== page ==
Most cases of offensive attire revolve around racial and ethnic stereotyping. Earlier this year, Walmart faced a public relations disaster for selling a “Little Amigo” costume that imitates Mexican culture with a striped serape shirt, straw hat, and mustache. Then just last week, MTV used an online video to draw attention to similarly tasted get-ups, namely “China Boy” and “Indian Brave.” People aren’t laughing anymore. But why is Halloween being made into the battle ground? Is there something about the quest for free candy that excites people’s innermost vulgarity? To answer this, we must first ask ourselves what motivates a person to slip into one of these outfits.
Even in the most disrespectful scenarios, I imagine that there’s seldom a sincere desire to offend. Most people choose to cloak themselves in corny latex liner because, since they were old enough to know that ghosts are scary, it’s been drilled into their subconscious that on Halloween people pretend to be something that they’re not. Whatever it is they choose to disguise themselves as, they’re wholly recognizing that their representation of it is in fact fictional. How do you succeed in selling inauthenticity? You build on the preconceived notions of your onlookers, trying to convince them what you “are” without ever speaking a word. That is, by definition, the point of a costume.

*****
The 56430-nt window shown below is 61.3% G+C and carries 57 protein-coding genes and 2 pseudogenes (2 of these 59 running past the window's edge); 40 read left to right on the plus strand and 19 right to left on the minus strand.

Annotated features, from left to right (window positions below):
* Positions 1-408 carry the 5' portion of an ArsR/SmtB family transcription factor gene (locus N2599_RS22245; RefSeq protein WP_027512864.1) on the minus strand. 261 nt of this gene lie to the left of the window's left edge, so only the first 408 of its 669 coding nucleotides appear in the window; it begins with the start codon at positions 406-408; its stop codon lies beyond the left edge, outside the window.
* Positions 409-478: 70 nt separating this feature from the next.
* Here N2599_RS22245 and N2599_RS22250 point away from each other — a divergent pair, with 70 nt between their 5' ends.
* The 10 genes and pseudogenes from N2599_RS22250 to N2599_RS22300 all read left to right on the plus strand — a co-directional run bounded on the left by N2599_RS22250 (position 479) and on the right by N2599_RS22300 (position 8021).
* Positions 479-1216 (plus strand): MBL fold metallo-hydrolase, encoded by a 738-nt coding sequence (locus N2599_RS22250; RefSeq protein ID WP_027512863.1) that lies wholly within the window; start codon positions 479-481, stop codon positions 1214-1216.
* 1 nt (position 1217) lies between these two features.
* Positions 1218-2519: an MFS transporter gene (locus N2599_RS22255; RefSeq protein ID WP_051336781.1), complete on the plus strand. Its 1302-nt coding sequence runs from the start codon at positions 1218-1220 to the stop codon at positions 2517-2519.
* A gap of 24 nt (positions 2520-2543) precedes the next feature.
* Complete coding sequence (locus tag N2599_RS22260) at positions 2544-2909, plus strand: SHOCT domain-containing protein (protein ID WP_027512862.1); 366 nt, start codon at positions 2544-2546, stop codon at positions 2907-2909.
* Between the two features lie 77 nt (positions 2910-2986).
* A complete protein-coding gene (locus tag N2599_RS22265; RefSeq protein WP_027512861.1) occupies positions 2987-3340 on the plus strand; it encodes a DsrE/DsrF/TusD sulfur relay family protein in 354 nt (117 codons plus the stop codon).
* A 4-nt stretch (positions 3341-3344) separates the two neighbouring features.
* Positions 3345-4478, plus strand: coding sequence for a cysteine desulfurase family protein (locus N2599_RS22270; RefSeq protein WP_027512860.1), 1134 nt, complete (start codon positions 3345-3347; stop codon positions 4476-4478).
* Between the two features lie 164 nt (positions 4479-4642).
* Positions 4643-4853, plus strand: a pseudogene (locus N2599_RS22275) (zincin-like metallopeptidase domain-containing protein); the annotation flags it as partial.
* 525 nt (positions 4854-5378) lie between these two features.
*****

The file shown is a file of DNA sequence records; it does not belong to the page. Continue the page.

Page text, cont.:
So when an individual decides to spend the night dressed as a person of Mexican descent, or a Native American, or an Italian, he’s forced to build on his peers internalized understandings. If he wears a sombrero, or a feathered headdress, or an apron with a pizza chef’s hat, he is doing so because it’s how, on a societal level, Americans perceive those cultures. Costumes are meant to convince. If any of these do so successfully, by simplifying remarkably thorough cultures into a single outfit choice, than there’s more than one culprit involved.